Of Chimps and Men: Bodies Alike, Minds Different
April 12, 2002; Washington, D.C. (AP) -- As different as chimps and humans look, they're mostly identical genetically -- except for their brains. A team of European and American researchers compared gene activity in the brains, liver, and blood of chimpanzees and humans. They found that the two share about 98.7 percent of the same genes and have very similar body tissues. But " human brains have about five times more genetic activity," according to the study appearing Friday in the journal Science
"There were many genetic changes that occurred on the way to developing humans," said Dr. Ajit Varki, a Professor of Medicine at the University of California, San Diego, and co-author of the study. "This study suggests that changes in the brain were one of the main ways that humans evolved away from chimps."
"There are many people who have spoken out about the differences, but they have really oversimplified things," said Dr. Elaine V. Muchmore, a researcher at the Veterans Affairs San Diego Healthcare System and a UCSD Professor of Medicine. "The human brain is a very, very complicated organ and this study validates that," said Muchmore, a co-author of the study. Chimpanzees are more closely related to humans than any other primate. The two are thought to have shared a common ancestor [5 - 7] million years ago, although just what that ancient primate looked like is unknown. Since then, "chimps and humans have evolved separately, with humans developing a brain about twice the size of a chimp's brain," said Varki.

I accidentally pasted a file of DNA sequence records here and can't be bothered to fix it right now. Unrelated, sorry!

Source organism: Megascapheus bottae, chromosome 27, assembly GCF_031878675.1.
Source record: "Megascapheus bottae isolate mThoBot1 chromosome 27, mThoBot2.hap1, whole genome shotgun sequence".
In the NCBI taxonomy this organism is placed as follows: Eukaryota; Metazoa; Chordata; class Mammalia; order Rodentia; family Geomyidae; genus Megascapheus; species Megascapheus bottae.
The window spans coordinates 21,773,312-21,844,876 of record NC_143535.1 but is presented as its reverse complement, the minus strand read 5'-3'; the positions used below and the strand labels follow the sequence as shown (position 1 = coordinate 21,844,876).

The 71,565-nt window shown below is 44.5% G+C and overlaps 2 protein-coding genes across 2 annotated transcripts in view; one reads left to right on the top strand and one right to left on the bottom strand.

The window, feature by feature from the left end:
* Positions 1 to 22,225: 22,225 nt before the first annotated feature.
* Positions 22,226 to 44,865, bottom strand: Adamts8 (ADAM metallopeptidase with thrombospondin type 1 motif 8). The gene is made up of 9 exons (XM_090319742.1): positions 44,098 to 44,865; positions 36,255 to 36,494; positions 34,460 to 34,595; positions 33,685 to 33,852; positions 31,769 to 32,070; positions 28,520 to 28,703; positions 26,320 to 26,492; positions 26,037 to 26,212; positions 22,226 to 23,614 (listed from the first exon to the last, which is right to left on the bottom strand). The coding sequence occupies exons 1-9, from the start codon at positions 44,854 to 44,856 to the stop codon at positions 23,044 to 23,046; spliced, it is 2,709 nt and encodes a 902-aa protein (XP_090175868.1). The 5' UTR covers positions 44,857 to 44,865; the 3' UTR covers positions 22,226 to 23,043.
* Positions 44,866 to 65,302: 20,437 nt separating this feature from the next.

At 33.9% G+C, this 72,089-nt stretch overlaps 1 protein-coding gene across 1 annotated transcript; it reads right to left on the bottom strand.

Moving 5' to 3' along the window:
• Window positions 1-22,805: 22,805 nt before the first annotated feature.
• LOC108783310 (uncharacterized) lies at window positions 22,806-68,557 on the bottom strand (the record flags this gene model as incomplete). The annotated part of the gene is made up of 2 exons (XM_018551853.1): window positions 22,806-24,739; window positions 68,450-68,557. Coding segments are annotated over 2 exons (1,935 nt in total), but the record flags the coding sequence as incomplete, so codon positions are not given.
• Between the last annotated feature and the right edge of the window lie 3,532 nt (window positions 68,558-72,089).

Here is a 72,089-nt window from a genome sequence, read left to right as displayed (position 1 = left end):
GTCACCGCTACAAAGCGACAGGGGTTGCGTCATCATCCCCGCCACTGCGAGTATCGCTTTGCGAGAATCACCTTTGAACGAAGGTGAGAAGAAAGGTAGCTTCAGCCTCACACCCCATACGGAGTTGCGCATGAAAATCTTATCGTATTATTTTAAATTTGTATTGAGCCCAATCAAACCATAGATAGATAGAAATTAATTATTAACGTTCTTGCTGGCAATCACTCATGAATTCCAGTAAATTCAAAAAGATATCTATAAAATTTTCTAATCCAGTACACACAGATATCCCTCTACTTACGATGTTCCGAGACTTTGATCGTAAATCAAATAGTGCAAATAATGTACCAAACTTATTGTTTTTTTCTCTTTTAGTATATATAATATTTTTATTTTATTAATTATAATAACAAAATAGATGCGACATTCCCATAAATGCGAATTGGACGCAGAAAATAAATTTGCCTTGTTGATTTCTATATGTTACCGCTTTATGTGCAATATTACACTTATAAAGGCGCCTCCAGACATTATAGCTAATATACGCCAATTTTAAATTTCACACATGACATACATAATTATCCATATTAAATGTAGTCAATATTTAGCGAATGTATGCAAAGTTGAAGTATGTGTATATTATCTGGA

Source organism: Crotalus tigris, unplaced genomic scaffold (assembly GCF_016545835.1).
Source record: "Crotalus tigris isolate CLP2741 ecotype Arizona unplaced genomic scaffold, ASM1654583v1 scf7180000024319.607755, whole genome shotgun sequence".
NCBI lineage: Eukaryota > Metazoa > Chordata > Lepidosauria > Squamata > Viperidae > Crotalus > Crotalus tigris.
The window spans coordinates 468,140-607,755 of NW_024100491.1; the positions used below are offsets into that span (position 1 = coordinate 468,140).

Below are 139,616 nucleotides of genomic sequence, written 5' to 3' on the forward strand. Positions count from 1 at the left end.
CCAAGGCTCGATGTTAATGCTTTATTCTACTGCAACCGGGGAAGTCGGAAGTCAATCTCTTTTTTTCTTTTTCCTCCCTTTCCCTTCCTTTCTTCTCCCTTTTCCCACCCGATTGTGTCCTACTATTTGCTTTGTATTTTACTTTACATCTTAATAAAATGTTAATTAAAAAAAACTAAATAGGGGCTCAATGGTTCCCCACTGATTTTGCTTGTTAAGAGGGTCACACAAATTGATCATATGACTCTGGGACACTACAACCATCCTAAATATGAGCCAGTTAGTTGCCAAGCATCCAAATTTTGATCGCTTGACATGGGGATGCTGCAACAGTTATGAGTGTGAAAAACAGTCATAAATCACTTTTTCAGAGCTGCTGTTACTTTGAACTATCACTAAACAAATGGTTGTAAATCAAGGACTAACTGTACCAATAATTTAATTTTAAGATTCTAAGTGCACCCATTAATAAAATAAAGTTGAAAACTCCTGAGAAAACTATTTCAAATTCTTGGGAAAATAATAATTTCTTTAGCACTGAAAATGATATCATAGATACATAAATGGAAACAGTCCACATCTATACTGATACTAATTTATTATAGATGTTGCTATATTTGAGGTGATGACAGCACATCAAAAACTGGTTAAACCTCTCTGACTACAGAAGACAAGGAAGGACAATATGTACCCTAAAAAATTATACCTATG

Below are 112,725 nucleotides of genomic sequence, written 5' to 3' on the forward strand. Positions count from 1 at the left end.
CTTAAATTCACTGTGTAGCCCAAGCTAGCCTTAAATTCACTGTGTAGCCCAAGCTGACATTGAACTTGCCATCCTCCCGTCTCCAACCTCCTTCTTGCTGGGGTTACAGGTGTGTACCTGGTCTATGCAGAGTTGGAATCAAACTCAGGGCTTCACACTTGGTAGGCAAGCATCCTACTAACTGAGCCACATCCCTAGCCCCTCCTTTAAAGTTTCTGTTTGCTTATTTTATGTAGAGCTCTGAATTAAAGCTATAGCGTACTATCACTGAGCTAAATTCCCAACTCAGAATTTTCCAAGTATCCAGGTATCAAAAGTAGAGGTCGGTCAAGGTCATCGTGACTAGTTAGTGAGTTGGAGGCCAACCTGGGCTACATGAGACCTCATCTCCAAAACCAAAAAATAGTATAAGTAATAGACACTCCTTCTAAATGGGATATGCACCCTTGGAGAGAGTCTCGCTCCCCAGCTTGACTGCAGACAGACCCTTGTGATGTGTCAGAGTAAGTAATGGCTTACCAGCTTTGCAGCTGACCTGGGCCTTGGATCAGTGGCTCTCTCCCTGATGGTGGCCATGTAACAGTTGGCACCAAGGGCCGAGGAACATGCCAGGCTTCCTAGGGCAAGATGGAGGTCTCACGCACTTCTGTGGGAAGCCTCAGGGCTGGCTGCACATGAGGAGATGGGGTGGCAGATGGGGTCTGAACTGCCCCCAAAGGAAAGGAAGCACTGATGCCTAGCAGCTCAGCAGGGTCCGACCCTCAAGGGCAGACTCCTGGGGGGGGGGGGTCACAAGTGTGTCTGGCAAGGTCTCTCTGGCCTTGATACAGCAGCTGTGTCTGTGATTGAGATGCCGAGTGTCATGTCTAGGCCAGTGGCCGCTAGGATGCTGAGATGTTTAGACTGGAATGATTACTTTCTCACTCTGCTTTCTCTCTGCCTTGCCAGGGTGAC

The study also examined gene activity in the liver, brain, and blood of the Orangutan, which is another type of ape like the chimp, and the Rhesus macaque monkey. The researchers found that although the chimp's tissue and blood resembled that of humans, the gene activity in the animal's brain was more like that of the monkey.
"If you look at the blood of the chimp and the human, it is very hard to tell them apart," said Varki, a blood expert. "Humans are expressing more gene differences in the brain, and that is what enables us to do what we can do."
"Monkeys, humans, and chimps are thought to have had a common ancestor about 13 million years ago," Varki said. The researcher said "The genetic comparison of chimps and humans might lead to better therapies for human disease." "With an understanding of the differences between humans and chimpanzees, we may be able to learn more about the genetics underlying diseases that harm humans, but not chimpanzees," said Varki.
He noted that chimps can become infected with HIV, the AIDS virus, and never get sick. They also suffer no ill effects from an infection by Plasmodium falciparum, the most serious form of Malaria and a fatal disease for thousands of humans each year. Varki said that "By searching for an explanation for this different response to disease, researchers may find genes that protect the chimp but are missing in humans. This could lead, perhaps, to new cures," he said. But Varki said "The research does not mean that chimps should be turned into laboratory animals." He said that "Chimps are so closely related to humans that he believes research on chimps should follow the same principles as research on humans."
Mark D. Shriver, a University of Pennsylvania researcher into early human history, said "the study found the pattern you would expect when comparing chimps and humans." But he said that "for the findings to be definitive, the researchers need to study gene activity in more tissues from all the species."
Dr. Maynard Olson, a gene researcher at the University of Washington in Seattle, said that "The human-chimp study 'is a start,' but that much more work needs to be done." "The problem of developing an understanding of the molecular differences between humans and chimpanzees is both a fascinating and an enormous one," said Olson.
The senior author of the paper is Svante Paabo, while the first authors are Wolfgang Enard and Philipp Khaltovich, all of the Max Planck Institute in Leipzig, GERMANY. There are also two co-authors from institutes in The Netherlands.